In 2008, he approached the tribunal and won a favourable ruling after four years. The government appealed the ruling in the Supreme Court but it was dismissed in 2015. Still, Singh did not receive his pension, forcing him to move the apex court earlier this year, seeking contempt of court proceedings against the defence ministry. “I have been running from courts to offices for 16 years,” Singh said. “It seems people like us are abandoned by the government and now I have given up all hope.”
Around two months ago, Singh said, he got a letter from the government saying he was entitled to 40% disability pension, along with arrears for 16 years and the accumulated interest. He still did not receive anything. “I am scared to go and confront the officials, only to be rejected again,” he added.
Political issue for BJP
In India, armed forces have received disability pensions since the colonial era, retired military officials noted, but legal disputes over them started mainly in the 1980s. There is a reason for that: the armed forces increased their operational deployment during that period, meaning more soldiers were subjected to the strain of service postings. Claims shot up, particularly for disabilities that had not been caused by injuries sustained in war or when the soldier was on duty. Though the rules were always liberal, the retired officials said, they were often implemented restrictively, leading to the denial of pensions.
When a soldier is released from service, he is examined for disabilities by a medical board, whose report is sent to the defence ministry’s Controller of Defence Accounts to determine if the soldier is eligible for a disability pension. Though military officers are involved in reviewing and approving each claim, the final call is taken by a civilian bureaucrat. This is why, several retired military officers claimed, disputes over disability pensions are essentially “a bureaucratic issue”. Others, however, argued that military officers involved in approving the claims should be held equally accountable for emphasising “technical issues” over the inherently liberal nature of the rules.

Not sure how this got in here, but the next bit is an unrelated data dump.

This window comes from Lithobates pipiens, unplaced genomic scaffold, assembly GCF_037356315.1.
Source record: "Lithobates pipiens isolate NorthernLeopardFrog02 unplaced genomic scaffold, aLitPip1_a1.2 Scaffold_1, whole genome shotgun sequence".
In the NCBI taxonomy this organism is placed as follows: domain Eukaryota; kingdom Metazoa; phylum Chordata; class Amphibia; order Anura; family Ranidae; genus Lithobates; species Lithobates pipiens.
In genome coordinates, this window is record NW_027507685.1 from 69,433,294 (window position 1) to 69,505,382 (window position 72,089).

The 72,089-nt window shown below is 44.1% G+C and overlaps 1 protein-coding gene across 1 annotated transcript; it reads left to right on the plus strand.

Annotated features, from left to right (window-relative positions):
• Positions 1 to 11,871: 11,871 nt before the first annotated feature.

By the late 1990s, lower courts across India were clogged with disability pension cases. To address this, the Armed Forces Tribunal was proposed in 1999. The tribunal eventually came into existence in 2007. It is entrusted with adjudicating and trying complaints and disputes concerning the “commission, appointment, enrolment and condition of service” of armed forces personnel.
Currently, the tribunal has benches in nine cities, each comprising a judicial member and an administrative member employed by the government.
The trend of appealing the tribunal’s rulings in favour of soldiers in the Supreme Court started around 2010, the retired officers said, reaching its peak by 2012-’13 under the previous Congress-led government. But the success rate of the government in such cases has always been abysmally low, they added.
Soon, it became a political issue.
Ahead of the 2014 election, Smriti Irani, then the BJP’s vice president, spoke against disability pensions being denied to soldiers and urged the Congress-led government to “ensure soldiers who made sacrifices for the nation get rightful and respectful due”. Subsequently, in its manifesto for the election, the BJP pledged “to improve the efficiency of Armed Forces Tribunal and minimise appeals by the government”.
In 2015, Manohar Parikkar, defence minister at the time, formed a committee to review service and pension matters of the armed forces. Its members were retired Lieutenants General Mukesh Sabharwal and Richard Khare, retired Majors General T Parshad and DP Singh, and advocate Navdeep Singh. The committee asked the Centre to stop filing appeals in matters settled by the courts and withdraw all appeals against disabled soldiers pending in the Supreme Court.
By August 2016, the defence ministry had formally accepted 32 of the committee’s 75 recommendations, with the rest “under perusal”, said members of ex-servicemen welfare bodies and experts privy to the drafting and implementation of the committee’s report. The accepted recommendations include an end to the filing of new appeals and the withdrawal of pending appeals, they added.
The first recommendation was implemented last year. On June 29, 2017, the defence ministry wrote to the Department of Ex-Servicemen Welfare stating it would stop filing fresh appeals in disability pension cases. But the letter was silent about pending appeals. In January, Defence Minister Nirmala Sitharaman said there was no proposal to withdraw pending appeals. So they keep coming up in the Supreme Court now and then. In fact, most of the recommendations accepted by the government have not been properly implemented so far, retired military officers claim.